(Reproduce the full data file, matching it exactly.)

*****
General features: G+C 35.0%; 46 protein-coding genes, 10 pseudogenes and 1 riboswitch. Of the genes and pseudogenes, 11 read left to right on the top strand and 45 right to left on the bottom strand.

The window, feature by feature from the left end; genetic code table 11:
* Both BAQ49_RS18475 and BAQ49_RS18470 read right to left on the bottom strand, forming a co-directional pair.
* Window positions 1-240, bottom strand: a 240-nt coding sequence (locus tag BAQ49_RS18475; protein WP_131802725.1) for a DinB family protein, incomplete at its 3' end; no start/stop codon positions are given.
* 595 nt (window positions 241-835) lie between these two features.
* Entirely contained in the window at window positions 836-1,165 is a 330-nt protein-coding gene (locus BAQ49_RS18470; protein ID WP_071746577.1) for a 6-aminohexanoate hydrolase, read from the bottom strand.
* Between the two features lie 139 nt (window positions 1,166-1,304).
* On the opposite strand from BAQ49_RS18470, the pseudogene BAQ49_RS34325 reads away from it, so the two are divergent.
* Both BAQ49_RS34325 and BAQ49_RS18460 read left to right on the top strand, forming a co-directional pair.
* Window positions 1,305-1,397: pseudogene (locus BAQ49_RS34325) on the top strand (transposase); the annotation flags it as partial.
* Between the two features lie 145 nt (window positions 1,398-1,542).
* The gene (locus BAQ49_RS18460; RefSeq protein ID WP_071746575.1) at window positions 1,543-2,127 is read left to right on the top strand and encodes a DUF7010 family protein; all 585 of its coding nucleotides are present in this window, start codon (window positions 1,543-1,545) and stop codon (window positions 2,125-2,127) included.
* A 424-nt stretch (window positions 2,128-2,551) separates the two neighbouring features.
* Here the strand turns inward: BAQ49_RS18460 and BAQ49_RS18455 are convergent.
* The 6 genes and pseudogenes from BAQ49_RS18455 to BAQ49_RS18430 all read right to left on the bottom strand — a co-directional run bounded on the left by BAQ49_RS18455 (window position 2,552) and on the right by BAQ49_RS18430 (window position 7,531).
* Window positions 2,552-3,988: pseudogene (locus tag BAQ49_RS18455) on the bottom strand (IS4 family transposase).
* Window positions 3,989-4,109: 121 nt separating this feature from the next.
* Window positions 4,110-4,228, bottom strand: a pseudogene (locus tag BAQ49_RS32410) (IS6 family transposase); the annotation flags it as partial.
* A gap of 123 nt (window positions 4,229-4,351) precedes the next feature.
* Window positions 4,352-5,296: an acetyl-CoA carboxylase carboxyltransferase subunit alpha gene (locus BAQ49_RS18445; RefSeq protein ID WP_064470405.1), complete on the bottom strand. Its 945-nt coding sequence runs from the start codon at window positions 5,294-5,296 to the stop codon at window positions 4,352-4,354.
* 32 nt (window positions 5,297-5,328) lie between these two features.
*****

General features: G+C 35.0%; 46 protein-coding genes, 10 pseudogenes and 1 riboswitch. Of the genes and pseudogenes, 11 read left to right on the top strand and 45 right to left on the bottom strand.

The window, feature by feature from the left end; genetic code table 11:
* Both BAQ49_RS18475 and BAQ49_RS18470 read right to left on the bottom strand, forming a co-directional pair.
* Window positions 1-240, bottom strand: a 240-nt coding sequence (locus tag BAQ49_RS18475; protein WP_131802725.1) for a DinB family protein, incomplete at its 3' end; no start/stop codon positions are given.
* 595 nt (window positions 241-835) lie between these two features.
* Entirely contained in the window at window positions 836-1,165 is a 330-nt protein-coding gene (locus BAQ49_RS18470; protein ID WP_071746577.1) for a 6-aminohexanoate hydrolase, read from the bottom strand.
* Between the two features lie 139 nt (window positions 1,166-1,304).
* On the opposite strand from BAQ49_RS18470, the pseudogene BAQ49_RS34325 reads away from it, so the two are divergent.
* Both BAQ49_RS34325 and BAQ49_RS18460 read left to right on the top strand, forming a co-directional pair.
* Window positions 1,305-1,397: pseudogene (locus BAQ49_RS34325) on the top strand (transposase); the annotation flags it as partial.
* Between the two features lie 145 nt (window positions 1,398-1,542).
* The gene (locus BAQ49_RS18460; RefSeq protein ID WP_071746575.1) at window positions 1,543-2,127 is read left to right on the top strand and encodes a DUF7010 family protein; all 585 of its coding nucleotides are present in this window, start codon (window positions 1,543-1,545) and stop codon (window positions 2,125-2,127) included.
* A 424-nt stretch (window positions 2,128-2,551) separates the two neighbouring features.
* Here the strand turns inward: BAQ49_RS18460 and BAQ49_RS18455 are convergent.
* The 6 genes and pseudogenes from BAQ49_RS18455 to BAQ49_RS18430 all read right to left on the bottom strand — a co-directional run bounded on the left by BAQ49_RS18455 (window position 2,552) and on the right by BAQ49_RS18430 (window position 7,531).
* Window positions 2,552-3,988: pseudogene (locus tag BAQ49_RS18455) on the bottom strand (IS4 family transposase).
* Window positions 3,989-4,109: 121 nt separating this feature from the next.
* Window positions 4,110-4,228, bottom strand: a pseudogene (locus tag BAQ49_RS32410) (IS6 family transposase); the annotation flags it as partial.
* A gap of 123 nt (window positions 4,229-4,351) precedes the next feature.
* Window positions 4,352-5,296: an acetyl-CoA carboxylase carboxyltransferase subunit alpha gene (locus BAQ49_RS18445; RefSeq protein ID WP_064470405.1), complete on the bottom strand. Its 945-nt coding sequence runs from the start codon at window positions 5,294-5,296 to the stop codon at window positions 4,352-4,354.
* 32 nt (window positions 5,297-5,328) lie between these two features.